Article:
Sunday, May 20, 2012

2012 WCC Anand v Gelfand round 7

I notice that the link to the video archive is not very easy to see. This is one you will want to watch.

GM Leko has lots of interesting comments in the coverage of the opening after the first break. No art history lecture during the interesting phase today! Ack, I spoke to soon, but the game did not get too far along and there is plenty of life left in the positon when Leko's resumes his commentary. When Leko starts to run out of commentary, they go to commercial break and drag Karpov away from the Russian language broadcast. This game is definitely the second most interesting of the match so far. This game should spring Anand into action and we should see more dynamic games to come.

Gelfand diverges again on move 6, this time with c5. This is a promising move for us spectators. The pawn structure is unlikely to be balanced. 1.d4 d5 2.c4 c6 3.Nc3 Nf6 4.e3 e6 5.Nf3 a6 6.c5 
Gelfand has released the tension very early, but has made the activation of black's Bc8 very difficult. Generally, black would want to attack the pawn chain at the base to release that bishop, but it is difficult to get enough force together to make the e5 break. Anand choses to go after the head of the pawn chain first.

6...Nbd7 7.Qc2 b6 8.cxb6 Nxb6 9.Bd2 c5 10.Rc1 cxd4 11.exd4 Bd6 12 Bg5 O-O 13.Bd3 h6 14.Bh4 Bb7 
This position is going to be about control of they central squares on the e and c files. In particular, the e5 square. If Gelfand can place and maintain a knight on e5, he will have a lasting advantage, which will keep the Bb7 bad and enable a kingside initiative. A permanent knight outpost on c5 would be almost as good. It would tend to dominate black's light square bishop and support the advance of the queenside pawn majority. The pawn structure is long term good for white, because of the queenside pawn majority.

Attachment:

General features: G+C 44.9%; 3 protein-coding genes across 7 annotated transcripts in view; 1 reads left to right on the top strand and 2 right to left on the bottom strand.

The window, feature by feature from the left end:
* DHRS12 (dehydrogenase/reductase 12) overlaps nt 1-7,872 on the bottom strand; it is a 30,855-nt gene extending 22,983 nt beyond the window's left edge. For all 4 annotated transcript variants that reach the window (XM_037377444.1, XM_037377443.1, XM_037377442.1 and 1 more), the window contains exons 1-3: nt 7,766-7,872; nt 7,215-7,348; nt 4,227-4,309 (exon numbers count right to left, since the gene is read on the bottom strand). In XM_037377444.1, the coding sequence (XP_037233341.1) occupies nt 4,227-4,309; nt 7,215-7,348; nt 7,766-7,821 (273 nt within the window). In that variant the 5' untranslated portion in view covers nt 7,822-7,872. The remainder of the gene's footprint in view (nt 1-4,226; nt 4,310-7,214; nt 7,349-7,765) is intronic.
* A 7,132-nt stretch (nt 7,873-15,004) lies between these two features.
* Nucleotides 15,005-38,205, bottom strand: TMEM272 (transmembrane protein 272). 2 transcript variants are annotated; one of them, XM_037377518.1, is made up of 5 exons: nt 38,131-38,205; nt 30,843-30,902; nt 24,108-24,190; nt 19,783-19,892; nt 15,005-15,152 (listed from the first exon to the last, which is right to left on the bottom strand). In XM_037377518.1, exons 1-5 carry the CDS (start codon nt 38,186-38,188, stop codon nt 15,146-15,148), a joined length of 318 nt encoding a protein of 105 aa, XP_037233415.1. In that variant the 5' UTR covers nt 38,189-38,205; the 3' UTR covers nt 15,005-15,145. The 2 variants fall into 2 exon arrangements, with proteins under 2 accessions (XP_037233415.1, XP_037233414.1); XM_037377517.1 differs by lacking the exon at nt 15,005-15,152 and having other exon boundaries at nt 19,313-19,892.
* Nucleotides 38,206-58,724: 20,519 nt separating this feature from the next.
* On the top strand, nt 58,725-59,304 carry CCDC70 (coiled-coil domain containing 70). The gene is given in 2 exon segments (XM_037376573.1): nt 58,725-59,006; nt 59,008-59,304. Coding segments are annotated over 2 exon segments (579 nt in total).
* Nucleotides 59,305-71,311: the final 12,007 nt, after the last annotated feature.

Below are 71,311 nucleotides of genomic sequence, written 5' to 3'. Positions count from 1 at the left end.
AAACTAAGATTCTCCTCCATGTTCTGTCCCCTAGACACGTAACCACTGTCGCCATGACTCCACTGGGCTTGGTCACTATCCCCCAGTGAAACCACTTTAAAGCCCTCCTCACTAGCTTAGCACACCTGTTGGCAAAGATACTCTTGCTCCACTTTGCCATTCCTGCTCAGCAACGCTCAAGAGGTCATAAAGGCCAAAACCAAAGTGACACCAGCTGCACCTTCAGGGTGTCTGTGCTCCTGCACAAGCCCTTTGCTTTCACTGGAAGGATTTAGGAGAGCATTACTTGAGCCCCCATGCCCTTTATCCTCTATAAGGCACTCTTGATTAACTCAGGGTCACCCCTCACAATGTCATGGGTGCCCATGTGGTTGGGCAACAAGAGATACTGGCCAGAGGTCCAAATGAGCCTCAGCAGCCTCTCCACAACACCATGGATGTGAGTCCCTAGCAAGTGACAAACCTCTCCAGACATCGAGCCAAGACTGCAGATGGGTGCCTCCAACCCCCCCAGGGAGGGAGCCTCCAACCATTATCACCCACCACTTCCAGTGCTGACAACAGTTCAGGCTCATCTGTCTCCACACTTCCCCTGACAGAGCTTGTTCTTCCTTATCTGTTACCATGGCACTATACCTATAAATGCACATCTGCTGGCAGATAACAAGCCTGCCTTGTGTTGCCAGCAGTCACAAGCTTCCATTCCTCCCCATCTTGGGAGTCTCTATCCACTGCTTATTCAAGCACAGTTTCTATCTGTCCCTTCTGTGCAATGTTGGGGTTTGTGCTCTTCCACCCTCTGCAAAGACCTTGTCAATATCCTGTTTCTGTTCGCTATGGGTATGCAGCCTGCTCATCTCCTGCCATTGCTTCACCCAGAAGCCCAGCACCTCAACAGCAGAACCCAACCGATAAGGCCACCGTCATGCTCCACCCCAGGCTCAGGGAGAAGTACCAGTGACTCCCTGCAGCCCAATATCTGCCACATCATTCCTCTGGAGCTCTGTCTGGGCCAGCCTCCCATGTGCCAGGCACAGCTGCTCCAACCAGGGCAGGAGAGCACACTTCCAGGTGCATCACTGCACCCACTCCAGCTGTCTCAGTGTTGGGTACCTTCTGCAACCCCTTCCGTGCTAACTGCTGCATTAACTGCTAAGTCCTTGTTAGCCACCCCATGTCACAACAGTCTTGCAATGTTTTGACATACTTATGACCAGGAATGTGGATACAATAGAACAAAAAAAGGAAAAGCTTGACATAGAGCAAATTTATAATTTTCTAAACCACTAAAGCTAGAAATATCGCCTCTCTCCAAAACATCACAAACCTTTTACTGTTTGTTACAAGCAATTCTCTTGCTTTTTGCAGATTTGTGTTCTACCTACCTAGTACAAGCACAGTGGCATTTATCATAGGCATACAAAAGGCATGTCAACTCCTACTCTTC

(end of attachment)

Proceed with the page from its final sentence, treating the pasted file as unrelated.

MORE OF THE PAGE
If Anand can break with e5 at a good time, he will be able to solve the problem of the Bb7 and transform the pawn structure in a way that balances white's queenside majority with central control.

15.O-O Qb8. Leko has a nice explaintion of why Gelfand should not play 16.Bxf6; however, Houdini likes this move. I think Anand would be able to hold the kingside attack that Houdini favors, and the resulting pawn structure would in the long term be good for black, because it will enable him to control the central squares.


Just after Gelfand makes this move, they go to a commercial break, and we get our art history lesson. This is very inappropriately timed. They need to have a better director, that can time the commercials properly. It would have been better to go to commercial early. The art history lessons need to be broken up into shorter segments, also.

Gelfand's repositioning of this bishop makes me question 13...h6. I wonder if this move only pushed the bishop where it wanted to go.

16...Rc8 17.Qe2 Bxg3 18.hxg3 Qd6 19.Rc2 Nbd7 20.Rfc1 Rab8

A pass move perhaps? Anand is asking Gelfand if he has a way to improve his position. Leko points out that 20...Rab8 has a subtle point, it discourages Na4, but Gelfand plays it anyway.


And they break to commercial, but Leko was running out of commentary. When they return Karpov joins them. Leko and Karpov both think 21.a3 to prepare b4 and Na4-c5 would have been better.

This is a key position. In retrospect, it is clear that Anand must play precisely here.

21...Ne4 Karpov and Leko were expecting ...Rxc2 22.Rxc2 Bc6 where Anand's Rb8 puts pressure on the b2 pawn.

Anand's move offers a pawn, but Gelfand declines as this would free up black's game. What he chooses leads to a permanent advantage.

22.Rxc8+ Bxc8 23.Qc2 g5 Surprise! I think Anand thinks he is in more trouble than I see. I expect he is right. He clearly looks uncomfortable with his position.

24.Qc7 Qxc7 25.Rxc7 With the queens off, it is hard to see how Anand generates counterplay. The Bc8 is horrible and the Rc7 is incredibly strong. Gelfand's knights should spring into action.

25...f6 26.Bxe4 dxe4 27.Nd2 f5 28.Nc4 Nf6 29.Nc5 Nd5 30.Ra7 Nb4 

31.Ne5 Nc2 32.Nc6 Rxb2 33.Rc7 Rb1+ 34.Kh2 e3 35.Rxc8+ Kh7 36.Rc7+ Kh8 37.Ne5 e2 38.Nxe6 1-0

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